Becoming a surrogate is a life-changing decision for the surrogate, and the intended parent(s). For the surrogate dedicates about a year of her life to preparing, carrying, and delivering a baby. For the intended parents, surrogacy can fulfill the dream of parenthood which, otherwise, may not have been possible.
To become a surrogate, the first step is meeting the basic requirements of being a surrogate. Even though each surrogacy agency will have their own criteria, there are basic requirements which will be universal.
General Requirements for Becoming a Surrogate
The general requirements of becoming a surrogate may include:
- Meeting age requirement, which is usually between 19-39
- Having a healthy Body Mass Index (BMI) of 30 or less
- Not being a smoker or drug user
- Not be dependent on any government assistance programs
- Have previously has at least one successful pregnancy
- Be currently raising a child in her home
- Have had no major complications from or during previous pregnancies
- Cannot have any felony convictions
- Must be free of treatable STDs (sexually transmitted disease) for at least 12 months
- Must not have a history of postpartum depression
- Must not have gotten body piercings or tattoos in the last 12 months
- Have the ability to travel for appointments
There may be other requirements set by each surrogacy agency. But the above list provides a fair representation of what the requirements may look like.
The Surrogacy Process
Surrogates to interview and meet with several agencies before making a selection. It is important for the surrogate to be comfortable with the agency, because it will be a long relationship.
Generally, the process starts with an interview by the agency. The agency will ask questions about your lifestyle as well as your reason for wanting to be a surrogate. The interview will be rather personal, asking about social as well as medical history. These questions help the agency determine whether the surrogate meets their requirements.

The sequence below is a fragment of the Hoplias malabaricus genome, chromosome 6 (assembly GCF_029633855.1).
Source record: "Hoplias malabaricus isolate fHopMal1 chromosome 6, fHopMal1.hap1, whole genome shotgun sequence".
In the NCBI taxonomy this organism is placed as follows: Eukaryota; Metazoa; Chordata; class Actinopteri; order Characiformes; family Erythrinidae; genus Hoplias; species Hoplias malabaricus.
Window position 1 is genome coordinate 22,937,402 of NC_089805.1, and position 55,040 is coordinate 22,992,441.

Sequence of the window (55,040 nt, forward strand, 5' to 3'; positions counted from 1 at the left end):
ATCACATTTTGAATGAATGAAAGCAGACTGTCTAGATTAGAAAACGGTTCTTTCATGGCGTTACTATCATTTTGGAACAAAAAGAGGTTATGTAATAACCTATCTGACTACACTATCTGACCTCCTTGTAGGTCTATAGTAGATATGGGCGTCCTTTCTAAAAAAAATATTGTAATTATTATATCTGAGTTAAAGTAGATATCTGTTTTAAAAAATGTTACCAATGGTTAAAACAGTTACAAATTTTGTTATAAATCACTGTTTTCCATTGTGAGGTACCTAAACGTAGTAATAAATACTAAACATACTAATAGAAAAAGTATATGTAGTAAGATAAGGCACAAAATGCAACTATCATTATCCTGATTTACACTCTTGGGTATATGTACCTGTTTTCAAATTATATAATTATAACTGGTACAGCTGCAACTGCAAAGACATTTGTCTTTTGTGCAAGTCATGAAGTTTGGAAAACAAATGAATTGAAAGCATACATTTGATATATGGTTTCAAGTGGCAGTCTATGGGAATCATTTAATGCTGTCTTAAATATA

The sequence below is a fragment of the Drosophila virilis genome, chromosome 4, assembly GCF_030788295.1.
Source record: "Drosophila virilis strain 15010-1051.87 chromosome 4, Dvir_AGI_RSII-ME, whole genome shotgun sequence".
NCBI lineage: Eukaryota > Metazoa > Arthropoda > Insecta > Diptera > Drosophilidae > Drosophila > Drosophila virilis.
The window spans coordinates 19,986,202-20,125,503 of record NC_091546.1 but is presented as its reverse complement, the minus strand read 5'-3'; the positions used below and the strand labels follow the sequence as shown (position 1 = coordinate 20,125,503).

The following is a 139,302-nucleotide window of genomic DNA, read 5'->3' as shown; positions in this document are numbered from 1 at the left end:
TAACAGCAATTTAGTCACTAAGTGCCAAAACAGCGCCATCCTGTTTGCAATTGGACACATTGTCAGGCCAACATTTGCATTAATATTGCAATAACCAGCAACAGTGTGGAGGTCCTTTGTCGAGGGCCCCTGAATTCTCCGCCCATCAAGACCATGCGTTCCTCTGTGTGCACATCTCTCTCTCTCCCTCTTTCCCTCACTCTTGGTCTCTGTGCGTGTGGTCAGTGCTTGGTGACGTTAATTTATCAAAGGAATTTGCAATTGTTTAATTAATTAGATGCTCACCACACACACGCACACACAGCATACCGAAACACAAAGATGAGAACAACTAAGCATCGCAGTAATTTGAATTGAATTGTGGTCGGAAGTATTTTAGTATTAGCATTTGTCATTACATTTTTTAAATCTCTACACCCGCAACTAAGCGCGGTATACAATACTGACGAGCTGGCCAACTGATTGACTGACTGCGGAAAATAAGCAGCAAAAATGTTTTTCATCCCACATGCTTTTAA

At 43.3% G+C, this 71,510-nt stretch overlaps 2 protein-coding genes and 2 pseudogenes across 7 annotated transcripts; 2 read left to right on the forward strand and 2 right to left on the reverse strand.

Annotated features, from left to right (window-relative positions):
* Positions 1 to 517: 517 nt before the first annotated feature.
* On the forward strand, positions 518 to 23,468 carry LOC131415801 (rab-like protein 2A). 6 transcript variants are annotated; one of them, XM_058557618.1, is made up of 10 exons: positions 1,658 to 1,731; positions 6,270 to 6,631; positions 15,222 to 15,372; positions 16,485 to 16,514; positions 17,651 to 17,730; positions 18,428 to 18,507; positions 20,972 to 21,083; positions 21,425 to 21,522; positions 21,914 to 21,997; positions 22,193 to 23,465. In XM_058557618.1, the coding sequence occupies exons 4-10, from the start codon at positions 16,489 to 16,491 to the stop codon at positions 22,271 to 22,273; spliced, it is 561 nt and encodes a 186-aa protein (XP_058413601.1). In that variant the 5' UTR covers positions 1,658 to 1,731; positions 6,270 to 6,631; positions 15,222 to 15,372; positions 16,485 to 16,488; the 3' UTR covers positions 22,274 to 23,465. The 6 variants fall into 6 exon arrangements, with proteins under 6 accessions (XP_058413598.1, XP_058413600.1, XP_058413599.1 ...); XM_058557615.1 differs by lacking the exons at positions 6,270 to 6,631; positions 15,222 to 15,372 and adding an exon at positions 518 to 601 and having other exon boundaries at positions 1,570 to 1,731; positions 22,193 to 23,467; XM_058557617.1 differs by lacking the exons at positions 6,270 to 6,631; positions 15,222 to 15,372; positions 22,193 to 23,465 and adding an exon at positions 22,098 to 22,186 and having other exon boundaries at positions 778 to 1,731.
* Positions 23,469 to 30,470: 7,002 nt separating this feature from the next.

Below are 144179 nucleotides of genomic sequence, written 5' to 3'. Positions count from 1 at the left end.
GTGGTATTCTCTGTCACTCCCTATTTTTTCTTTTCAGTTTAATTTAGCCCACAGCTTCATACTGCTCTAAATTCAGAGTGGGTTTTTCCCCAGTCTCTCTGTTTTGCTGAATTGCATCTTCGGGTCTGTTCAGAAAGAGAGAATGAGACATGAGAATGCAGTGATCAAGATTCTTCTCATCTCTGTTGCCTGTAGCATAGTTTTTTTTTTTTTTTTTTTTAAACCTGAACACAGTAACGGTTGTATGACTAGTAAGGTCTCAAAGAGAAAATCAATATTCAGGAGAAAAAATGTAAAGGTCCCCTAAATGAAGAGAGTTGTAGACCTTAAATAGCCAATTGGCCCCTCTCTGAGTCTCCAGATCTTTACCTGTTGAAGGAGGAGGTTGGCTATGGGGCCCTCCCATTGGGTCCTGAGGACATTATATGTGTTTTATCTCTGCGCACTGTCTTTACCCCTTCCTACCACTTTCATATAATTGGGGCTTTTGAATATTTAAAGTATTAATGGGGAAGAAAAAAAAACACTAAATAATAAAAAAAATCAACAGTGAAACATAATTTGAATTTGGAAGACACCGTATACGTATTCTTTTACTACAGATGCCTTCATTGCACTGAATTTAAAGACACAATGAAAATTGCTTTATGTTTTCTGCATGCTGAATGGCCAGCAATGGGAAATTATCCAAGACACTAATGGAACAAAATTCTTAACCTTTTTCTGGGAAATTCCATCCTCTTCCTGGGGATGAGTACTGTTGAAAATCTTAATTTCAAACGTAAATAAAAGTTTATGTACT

Aside from the interview, and a variety of questionnaires, there will also be medical examinations, including fertility specialists. This will help determine the chances of the pregnancy taking hold and resulting in a healthy birth.
The medical screening will include:
- Physical examination(s)
- Lab tests including bloodwork for sexually transmitted diseases
- Mental health evaluation
The agency will also assess the living environment in which the surrogate will be in during the pregnancy.
Criminal background checks are also conducted. Depending on the requirements of the agency or that of the intended parents, the requirements may be stringent.
After Being Accepted as a Surrogate
After being selected, the surrogate must go through fertility treatments to prepare her for IVF. The prenatal care process helps prepare the body of the surrogate to improve the chances of a healthy and trouble-free pregnancy.
There are two types of surrogacy: Gestational & Traditional.
Traditional surrogacy uses the eggs of the surrogate. Her eggs are fertilized by the sperm of either the intended father, or a donor. In gestational surrogacy a prepared embryo is implanted into the surrogate. The embryo is created by the egg and sperm of the intended parents, or donor eggs and/or sperm.
Legal Requirements & Considerations
Since becoming a surrogate is a commitment that impacts the lives of many people, there is a legal component to a surrogacy agreement. Usually, the intended parents will retain an attorney who will draft a contract based his client’s requirements. The surrogate will have to review and agree to the terms of the contract and can have her own personal legal counsel review and amend the agreement.
A surrogacy contract usually includes details about:
- Compensation to be received by the surrogate
- Possible risks associated with the process of surrogacy for the surrogate
- Detailed responsibilities of the surrogate prior and throughout the pregnancy, and delivery
- Acknowledgement and agreement by the surrogate that the infant will be relinquished to the intended parents at the end of the pregnancy
There may be other details and requirements included depending on the desires of the intended parents. Depending on the state in which the surrogacy agreement has effect, the legal requirements will vary.
Are You Ready to Be a Surrogate?
If you have decided to become a surrogate and feel that you will meet the minimum general requirements, the next step would be to find a surrogacy agency. Interview several agencies until you find one with which you are comfortable.
The agency will also help you decide whether you would like to offer your services for traditional or gestational surrogacy. Along with the type of surrogacy, the agency will also help you develop a detailed surrogacy plan and match you with potential intended parents.